Clearly F1385C and E1392C channels exhibit more rapid and less rapid current decay kinetics, respectively, compared with WT Na+ channels. The changes in steady-state activation parameters were relatively small (G–V, Fig. 2B, Table 1 and Appendix S1, Table A). This failure to see substantial effects on activation by mutations in D4 was not unexpected since Na+ channels appear to have differentiated their domains such that D4 is substantially more involved with inactivation than with activation [3], [40]. Consistent with this view, in contrast to the minor changes in activation, there were significant changes in inactivation at six sites of S2D4 (>1 kcal/mole: N1382C, I1386C, F1389C, T1390C, E1392C, K1396C) as seen in steady-state availability-voltage (h-V) relationships (Fig. 2C and Appendix S1, Table B). The two largest shifts in midpoints E1392C (rightward) and F1385C (leftward) relative to WT indicate destabilization and stabilization of the inactivated state relative to non-inactivated states, respectively. The right shift in the h-V plot for E1392C is primarily due to the combined effects of a slower rate of entry into the inactivated state and a more rapid rate of recovery from inactivation while the left shift for F1385 is the result of a more rapid rate of entry into and slower rate of exit from the inactivated state (Fig. 2D and 2E, Table 2 and Appendix S1, Table B).

Table 1. Gating Properties (G–V) of WT and S2D4 Segment Mutants of Nav1.4.

Table 2. Gating Properties (h-V) of WT and S2D4 Segment Mutants of Nav1.4.

The evaluation of effects of mutations on inactivation relied upon ΔΔGo values calculated from the midpoint (V0.5) and slope (−RT/zF) factors (Materials and Methods). Note that the midpoint and slope contributions may have opposing effects such that a large leftward shift in V0.5 may be offset by an increase in slope and as a result the observed free energy change for steady-state inactivation may be minimized (e.g., F1385C, Table 2). A plot of the ΔΔGoi values for steady-state inactivation for all the mutations reveals mainly positive differences consistent with amino acid (mostly cysteine) substitutions causing destabilization of the non-inactivated states relative to inactivated states (Fig. 3A, upper).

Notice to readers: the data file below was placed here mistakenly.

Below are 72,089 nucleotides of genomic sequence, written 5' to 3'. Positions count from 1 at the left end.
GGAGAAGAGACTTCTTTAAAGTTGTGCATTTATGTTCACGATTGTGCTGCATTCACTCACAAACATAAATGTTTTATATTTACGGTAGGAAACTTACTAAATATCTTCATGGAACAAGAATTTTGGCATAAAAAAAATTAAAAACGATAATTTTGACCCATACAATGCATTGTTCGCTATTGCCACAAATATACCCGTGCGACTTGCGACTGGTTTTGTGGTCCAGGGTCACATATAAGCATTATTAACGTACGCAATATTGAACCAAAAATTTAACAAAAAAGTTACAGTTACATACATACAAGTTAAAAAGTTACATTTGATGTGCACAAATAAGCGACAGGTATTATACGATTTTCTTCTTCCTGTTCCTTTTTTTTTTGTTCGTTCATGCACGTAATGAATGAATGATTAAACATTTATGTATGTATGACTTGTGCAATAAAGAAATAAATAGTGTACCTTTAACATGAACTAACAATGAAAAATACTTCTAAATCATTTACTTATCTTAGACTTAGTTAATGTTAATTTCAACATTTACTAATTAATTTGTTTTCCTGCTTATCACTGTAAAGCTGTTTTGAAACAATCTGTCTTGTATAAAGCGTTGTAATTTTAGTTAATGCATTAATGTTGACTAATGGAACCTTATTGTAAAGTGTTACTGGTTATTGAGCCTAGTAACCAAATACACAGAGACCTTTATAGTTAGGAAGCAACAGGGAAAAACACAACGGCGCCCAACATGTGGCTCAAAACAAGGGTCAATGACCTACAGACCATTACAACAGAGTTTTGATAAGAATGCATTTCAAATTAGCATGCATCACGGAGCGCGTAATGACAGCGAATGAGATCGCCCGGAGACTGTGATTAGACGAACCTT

Figure 3. Periodicity in the distribution of free energy perturbations of inactivation gating at serial cysteine substitutions in S2D4 as a function of residue position (numbers) in the primary sequence.

A, Steady-state inactivation (upper); time constants for exit (middle), and for entry (bottom) from and into inactivated states. B, Fourier transforms for data for steady-state inactivation (top) and for rate constants for exit and entry from and into inactivated states (bottom).

The peaks for the ΔΔGoi vs. site for steady-state inactivation for residues 1377–1400 appear to be consistently separated by two or three residues, a pattern that indicates α-helical periodicity in the data for the S2D4 segment, a point that is more obvious from the primary peak at 106° in the Fourier transform power spectra (Materials and Methods) (Fig. 3B, upper and 3B, lower). The calculated α-PI value for S2D4 (residues 1377–1400) of 3.10 is consistent with the conclusion that this transmembrane segment is substantially α-helical in conformation (Fig. 4) [41]. Note that helices imbedded within plasma membranes tend to show peaks shifted to slightly higher values than the 100° predicted for an α-helix [41].

Figure 4. Helical wheel and net representations of free energy perturbations of steady-state inactivation in S2D4.